A team of MIT engineers appear to have definitively solved the ketchup conundrum! As Austin Carr reports over at Fast Company, the team has invented a bottle coating, LiquiGlide, which takes solid form but is "lubricated" like a liquid. Put it inside a ketchup bottle, one researcher says, and the ketchup "just floats right onto the sandwich." (Yes, that is 100% real ketchup in the video below.)
The team, which consists of four grad students, a post-doc, and an MIT professor, is part of the Varanasi Research Group, which specializes in "nano engineered surfaces, interfaces, and coatings." Last week, the team came in second at the MIT 100k Competition (where, unsurprisingly, it also won the Audience Choice Award). Dave Smith, one of the grad students on the team, explains to Carr just how useful this "structured liquid" might be:
"Itís funny: Everyone is always like, 'Why bottles? Whatís the big deal?' But then you tell them the market for bottles -- just the sauces alone is a $17 billion market," Smith says. "And if all those bottles had our coating, we estimate that we could save about one million tons of food from being thrown out every year."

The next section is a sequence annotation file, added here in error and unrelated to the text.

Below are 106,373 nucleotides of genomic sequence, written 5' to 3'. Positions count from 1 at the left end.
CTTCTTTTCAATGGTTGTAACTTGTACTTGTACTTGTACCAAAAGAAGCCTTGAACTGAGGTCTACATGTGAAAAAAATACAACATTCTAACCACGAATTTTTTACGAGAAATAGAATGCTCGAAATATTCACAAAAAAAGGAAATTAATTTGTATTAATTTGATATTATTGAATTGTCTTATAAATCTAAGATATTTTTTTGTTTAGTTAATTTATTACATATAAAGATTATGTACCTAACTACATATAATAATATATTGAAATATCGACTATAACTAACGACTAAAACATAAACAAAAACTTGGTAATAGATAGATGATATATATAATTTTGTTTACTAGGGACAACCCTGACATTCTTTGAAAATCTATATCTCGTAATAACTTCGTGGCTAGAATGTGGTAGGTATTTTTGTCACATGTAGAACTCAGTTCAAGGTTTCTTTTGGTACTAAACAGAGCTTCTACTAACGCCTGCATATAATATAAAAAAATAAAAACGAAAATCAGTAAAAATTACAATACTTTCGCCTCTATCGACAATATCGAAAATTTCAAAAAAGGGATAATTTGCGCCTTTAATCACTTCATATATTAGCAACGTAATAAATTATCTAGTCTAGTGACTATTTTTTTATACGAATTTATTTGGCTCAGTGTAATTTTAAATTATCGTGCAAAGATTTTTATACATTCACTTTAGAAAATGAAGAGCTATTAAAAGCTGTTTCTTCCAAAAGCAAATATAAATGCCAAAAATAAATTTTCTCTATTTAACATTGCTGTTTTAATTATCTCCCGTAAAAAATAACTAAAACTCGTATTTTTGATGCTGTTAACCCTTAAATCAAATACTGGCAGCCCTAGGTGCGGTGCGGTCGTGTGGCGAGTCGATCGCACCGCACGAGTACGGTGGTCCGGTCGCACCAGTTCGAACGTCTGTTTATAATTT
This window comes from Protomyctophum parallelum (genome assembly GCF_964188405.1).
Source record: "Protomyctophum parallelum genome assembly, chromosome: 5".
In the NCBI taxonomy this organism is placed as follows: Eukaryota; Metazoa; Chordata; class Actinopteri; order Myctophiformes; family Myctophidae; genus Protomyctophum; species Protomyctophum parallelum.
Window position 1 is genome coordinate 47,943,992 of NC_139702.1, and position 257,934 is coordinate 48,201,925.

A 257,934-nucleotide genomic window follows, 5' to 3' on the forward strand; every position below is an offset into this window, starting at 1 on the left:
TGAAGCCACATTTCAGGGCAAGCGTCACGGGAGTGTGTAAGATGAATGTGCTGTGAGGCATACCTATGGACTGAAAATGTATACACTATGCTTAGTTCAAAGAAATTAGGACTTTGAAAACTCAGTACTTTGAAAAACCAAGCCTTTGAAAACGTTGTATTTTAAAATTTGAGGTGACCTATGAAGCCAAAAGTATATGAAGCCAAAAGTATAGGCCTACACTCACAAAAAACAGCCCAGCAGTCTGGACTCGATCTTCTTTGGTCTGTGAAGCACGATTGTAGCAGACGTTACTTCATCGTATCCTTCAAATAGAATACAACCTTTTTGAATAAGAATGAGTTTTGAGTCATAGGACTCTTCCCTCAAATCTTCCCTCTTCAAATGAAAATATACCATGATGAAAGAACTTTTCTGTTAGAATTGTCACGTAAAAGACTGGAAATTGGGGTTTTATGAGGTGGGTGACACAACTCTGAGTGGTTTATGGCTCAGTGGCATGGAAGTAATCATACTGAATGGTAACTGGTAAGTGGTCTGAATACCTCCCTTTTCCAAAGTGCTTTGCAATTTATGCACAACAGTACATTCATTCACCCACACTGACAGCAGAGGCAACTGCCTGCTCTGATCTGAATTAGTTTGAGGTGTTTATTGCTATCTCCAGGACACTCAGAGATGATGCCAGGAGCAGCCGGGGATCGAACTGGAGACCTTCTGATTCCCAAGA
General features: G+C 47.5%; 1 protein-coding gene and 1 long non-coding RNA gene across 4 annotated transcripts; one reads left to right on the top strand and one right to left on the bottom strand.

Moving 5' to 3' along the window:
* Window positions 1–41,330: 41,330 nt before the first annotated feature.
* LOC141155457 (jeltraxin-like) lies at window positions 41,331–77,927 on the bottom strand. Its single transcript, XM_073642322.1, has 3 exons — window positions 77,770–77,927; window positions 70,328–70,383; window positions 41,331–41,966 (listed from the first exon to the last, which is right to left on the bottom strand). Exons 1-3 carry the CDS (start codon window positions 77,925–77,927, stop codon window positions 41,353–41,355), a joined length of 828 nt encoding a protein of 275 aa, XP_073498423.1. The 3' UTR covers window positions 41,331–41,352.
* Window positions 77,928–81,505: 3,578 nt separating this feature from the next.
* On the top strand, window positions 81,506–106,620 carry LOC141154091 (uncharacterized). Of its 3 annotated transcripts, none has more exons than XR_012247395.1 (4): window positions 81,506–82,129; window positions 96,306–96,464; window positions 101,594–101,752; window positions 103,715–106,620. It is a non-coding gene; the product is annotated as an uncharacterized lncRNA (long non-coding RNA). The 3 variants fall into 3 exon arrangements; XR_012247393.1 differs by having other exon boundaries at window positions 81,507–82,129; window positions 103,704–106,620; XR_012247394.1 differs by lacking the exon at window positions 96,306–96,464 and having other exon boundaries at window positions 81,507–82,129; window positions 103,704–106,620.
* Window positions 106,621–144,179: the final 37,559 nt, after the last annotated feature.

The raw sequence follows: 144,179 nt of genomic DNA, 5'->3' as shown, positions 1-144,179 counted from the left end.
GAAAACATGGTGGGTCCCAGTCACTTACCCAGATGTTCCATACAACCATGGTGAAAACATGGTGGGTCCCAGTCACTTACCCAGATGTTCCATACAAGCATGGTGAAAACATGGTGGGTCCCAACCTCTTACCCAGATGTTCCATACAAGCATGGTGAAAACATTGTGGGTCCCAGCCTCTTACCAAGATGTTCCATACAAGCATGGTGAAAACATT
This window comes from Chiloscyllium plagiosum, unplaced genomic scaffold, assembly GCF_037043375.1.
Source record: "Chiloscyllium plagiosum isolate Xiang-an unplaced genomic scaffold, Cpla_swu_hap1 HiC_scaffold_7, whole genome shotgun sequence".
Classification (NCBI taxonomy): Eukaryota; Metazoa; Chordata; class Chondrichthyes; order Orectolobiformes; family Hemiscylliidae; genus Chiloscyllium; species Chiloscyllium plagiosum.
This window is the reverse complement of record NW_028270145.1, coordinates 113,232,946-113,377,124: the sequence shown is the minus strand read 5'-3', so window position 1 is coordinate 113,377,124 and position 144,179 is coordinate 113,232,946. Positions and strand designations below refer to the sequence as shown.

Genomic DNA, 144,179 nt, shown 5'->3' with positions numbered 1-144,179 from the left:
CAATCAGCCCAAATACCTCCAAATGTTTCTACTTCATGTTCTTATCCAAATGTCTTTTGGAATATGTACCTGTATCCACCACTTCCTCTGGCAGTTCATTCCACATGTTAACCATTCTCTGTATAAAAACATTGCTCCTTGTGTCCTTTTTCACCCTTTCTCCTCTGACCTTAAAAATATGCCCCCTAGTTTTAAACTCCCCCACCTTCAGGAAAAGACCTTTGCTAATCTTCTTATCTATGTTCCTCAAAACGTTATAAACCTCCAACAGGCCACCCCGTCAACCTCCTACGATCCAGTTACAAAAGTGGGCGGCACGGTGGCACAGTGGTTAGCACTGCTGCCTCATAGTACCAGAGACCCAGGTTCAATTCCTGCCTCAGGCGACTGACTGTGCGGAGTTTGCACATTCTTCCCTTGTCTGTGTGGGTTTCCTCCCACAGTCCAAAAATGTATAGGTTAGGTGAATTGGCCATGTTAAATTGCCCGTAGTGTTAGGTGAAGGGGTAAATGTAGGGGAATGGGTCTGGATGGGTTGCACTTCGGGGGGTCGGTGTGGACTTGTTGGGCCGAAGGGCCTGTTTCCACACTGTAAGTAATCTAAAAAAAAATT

Here's hoping that shampoo is next. Read more -- and watch a mayonnaise video! -- at Fast Company.
Kevin Hartnett is a writer in Ann Arbor, Michigan. His last article for Ideas was about choosing Congress by lottery.
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Joshua Rothman is a graduate student and Teaching Fellow in the Harvard English department, and an Instructor in Public Policy at the Harvard Kennedy School of Government. He teaches novels and political writing.